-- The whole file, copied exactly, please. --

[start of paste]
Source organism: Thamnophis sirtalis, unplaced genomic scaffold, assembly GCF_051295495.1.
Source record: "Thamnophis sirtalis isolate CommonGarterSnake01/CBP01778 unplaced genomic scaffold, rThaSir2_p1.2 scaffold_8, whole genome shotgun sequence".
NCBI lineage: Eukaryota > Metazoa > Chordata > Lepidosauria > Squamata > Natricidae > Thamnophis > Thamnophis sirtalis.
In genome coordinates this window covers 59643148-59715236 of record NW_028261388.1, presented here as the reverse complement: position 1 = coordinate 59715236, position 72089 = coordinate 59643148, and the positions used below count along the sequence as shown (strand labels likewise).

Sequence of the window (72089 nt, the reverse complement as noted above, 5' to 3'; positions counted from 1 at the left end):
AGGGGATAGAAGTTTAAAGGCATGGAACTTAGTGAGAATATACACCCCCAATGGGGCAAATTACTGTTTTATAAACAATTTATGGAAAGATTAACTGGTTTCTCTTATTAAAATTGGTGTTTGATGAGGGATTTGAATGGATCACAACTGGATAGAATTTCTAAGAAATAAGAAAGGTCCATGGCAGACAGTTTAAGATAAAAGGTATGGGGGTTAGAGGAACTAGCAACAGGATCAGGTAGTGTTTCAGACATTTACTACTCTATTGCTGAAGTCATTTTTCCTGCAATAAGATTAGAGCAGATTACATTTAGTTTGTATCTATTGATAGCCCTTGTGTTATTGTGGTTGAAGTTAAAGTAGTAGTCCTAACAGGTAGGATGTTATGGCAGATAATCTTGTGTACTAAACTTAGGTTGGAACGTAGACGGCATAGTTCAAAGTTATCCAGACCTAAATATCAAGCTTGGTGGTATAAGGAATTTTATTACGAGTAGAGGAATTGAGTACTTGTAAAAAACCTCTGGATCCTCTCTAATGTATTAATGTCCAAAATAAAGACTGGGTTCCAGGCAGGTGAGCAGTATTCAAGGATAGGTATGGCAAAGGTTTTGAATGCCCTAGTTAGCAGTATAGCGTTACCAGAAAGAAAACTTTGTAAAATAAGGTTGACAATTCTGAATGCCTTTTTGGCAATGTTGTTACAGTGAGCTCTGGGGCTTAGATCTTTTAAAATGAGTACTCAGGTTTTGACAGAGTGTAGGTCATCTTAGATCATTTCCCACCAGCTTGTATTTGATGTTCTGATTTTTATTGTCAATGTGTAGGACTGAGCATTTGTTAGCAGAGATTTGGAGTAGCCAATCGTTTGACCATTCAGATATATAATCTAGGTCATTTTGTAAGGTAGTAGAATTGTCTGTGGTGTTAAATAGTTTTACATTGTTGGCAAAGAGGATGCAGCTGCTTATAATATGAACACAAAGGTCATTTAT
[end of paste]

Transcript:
Source organism: Thamnophis sirtalis, unplaced genomic scaffold, assembly GCF_051295495.1.
Source record: "Thamnophis sirtalis isolate CommonGarterSnake01/CBP01778 unplaced genomic scaffold, rThaSir2_p1.2 scaffold_8, whole genome shotgun sequence".
NCBI lineage: Eukaryota > Metazoa > Chordata > Lepidosauria > Squamata > Natricidae > Thamnophis > Thamnophis sirtalis.
In genome coordinates this window covers 59643148-59715236 of record NW_028261388.1, presented here as the reverse complement: position 1 = coordinate 59715236, position 72089 = coordinate 59643148, and the positions used below count along the sequence as shown (strand labels likewise).

Sequence of the window (72089 nt, the reverse complement as noted above, 5' to 3'; positions counted from 1 at the left end):
AGGGGATAGAAGTTTAAAGGCATGGAACTTAGTGAGAATATACACCCCCAATGGGGCAAATTACTGTTTTATAAACAATTTATGGAAAGATTAACTGGTTTCTCTTATTAAAATTGGTGTTTGATGAGGGATTTGAATGGATCACAACTGGATAGAATTTCTAAGAAATAAGAAAGGTCCATGGCAGACAGTTTAAGATAAAAGGTATGGGGGTTAGAGGAACTAGCAACAGGATCAGGTAGTGTTTCAGACATTTACTACTCTATTGCTGAAGTCATTTTTCCTGCAATAAGATTAGAGCAGATTACATTTAGTTTGTATCTATTGATAGCCCTTGTGTTATTGTGGTTGAAGTTAAAGTAGTAGTCCTAACAGGTAGGATGTTATGGCAGATAATCTTGTGTACTAAACTTAGGTTGGAACGTAGACGGCATAGTTCAAAGTTATCCAGACCTAAATATCAAGCTTGGTGGTATAAGGAATTTTATTACGAGTAGAGGAATTGAGTACTTGTAAAAAACCTCTGGATCCTCTCTAATGTATTAATGTCCAAAATAAAGACTGGGTTCCAGGCAGGTGAGCAGTATTCAAGGATAGGTATGGCAAAGGTTTTGAATGCCCTAGTTAGCAGTATAGCGTTACCAGAAAGAAAACTTTGTAAAATAAGGTTGACAATTCTGAATGCCTTTTTGGCAATGTTGTTACAGTGAGCTCTGGGGCTTAGATCTTTTAAAATGAGTACTCAGGTTTTGACAGAGTGTAGGTCATCTTAGATCATTTCCCACCAGCTTGTATTTGATGTTCTGATTTTTATTGTCAATGTGTAGGACTGAGCATTTGTTAGCAGAGATTTGGAGTAGCCAATCGTTTGACCATTCAGATATATAATCTAGGTCATTTTGTAAGGTAGTAGAATTGTCTGTGGTGTTAAATAGTTTTACATTGTTGGCAAAGAGGATGCAGCTGCTTATAATATGAACACAAAGGTCATTTAT